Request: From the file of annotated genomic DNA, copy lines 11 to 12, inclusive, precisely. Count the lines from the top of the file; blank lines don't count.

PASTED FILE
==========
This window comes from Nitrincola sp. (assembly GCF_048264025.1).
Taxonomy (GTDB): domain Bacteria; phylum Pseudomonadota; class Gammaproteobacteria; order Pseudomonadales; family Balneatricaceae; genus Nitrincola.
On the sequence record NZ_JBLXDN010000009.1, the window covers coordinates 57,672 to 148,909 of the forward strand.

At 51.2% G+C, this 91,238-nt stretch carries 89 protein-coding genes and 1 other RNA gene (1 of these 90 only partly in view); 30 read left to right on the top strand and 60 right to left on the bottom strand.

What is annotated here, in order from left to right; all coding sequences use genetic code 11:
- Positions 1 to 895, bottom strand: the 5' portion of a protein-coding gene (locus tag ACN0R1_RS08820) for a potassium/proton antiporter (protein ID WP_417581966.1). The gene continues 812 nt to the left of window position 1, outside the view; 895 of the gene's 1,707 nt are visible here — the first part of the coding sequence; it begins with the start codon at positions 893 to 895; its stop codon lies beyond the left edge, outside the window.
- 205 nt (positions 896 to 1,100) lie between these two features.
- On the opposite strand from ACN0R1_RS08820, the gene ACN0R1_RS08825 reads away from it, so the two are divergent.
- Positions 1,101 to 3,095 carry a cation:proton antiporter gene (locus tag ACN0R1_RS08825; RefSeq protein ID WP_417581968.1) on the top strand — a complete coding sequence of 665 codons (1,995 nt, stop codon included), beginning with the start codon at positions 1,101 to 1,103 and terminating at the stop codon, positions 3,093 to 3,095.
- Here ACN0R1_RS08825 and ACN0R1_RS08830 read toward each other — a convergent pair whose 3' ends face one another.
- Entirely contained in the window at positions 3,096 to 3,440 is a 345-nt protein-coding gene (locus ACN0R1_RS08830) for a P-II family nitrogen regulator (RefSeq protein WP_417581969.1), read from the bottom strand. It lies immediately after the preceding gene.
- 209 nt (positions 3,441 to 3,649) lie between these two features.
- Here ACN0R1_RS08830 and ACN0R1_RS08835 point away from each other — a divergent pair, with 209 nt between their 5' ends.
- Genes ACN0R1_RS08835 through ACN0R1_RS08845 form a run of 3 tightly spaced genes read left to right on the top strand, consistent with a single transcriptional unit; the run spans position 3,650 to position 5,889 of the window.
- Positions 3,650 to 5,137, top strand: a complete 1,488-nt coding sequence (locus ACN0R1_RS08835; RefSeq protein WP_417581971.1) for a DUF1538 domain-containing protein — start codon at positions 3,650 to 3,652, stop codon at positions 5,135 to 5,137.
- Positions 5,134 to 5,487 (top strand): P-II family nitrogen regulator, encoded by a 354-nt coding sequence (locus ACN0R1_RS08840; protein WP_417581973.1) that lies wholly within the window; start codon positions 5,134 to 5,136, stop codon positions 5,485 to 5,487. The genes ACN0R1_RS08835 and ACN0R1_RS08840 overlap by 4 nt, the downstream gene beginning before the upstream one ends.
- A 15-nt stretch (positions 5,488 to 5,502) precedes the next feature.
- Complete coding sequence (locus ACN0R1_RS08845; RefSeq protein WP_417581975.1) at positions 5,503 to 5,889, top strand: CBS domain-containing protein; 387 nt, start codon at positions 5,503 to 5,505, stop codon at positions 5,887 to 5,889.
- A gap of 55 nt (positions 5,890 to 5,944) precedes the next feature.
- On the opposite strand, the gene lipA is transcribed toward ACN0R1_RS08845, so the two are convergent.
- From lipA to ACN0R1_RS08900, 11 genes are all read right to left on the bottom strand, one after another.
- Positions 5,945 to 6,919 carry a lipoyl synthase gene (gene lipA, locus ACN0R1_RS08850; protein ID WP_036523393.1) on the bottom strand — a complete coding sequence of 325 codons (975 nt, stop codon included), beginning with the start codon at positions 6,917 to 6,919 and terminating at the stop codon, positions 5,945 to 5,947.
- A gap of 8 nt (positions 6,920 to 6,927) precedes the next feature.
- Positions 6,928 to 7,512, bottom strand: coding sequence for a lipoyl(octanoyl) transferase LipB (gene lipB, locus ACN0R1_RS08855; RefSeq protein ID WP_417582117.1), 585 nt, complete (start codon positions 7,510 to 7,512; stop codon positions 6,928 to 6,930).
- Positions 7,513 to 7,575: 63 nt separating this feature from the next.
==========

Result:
- Entirely contained in the window at positions 3,096 to 3,440 is a 345-nt protein-coding gene (locus ACN0R1_RS08830) for a P-II family nitrogen regulator (RefSeq protein WP_417581969.1), read from the bottom strand. It lies immediately after the preceding gene.
- 209 nt (positions 3,441 to 3,649) lie between these two features.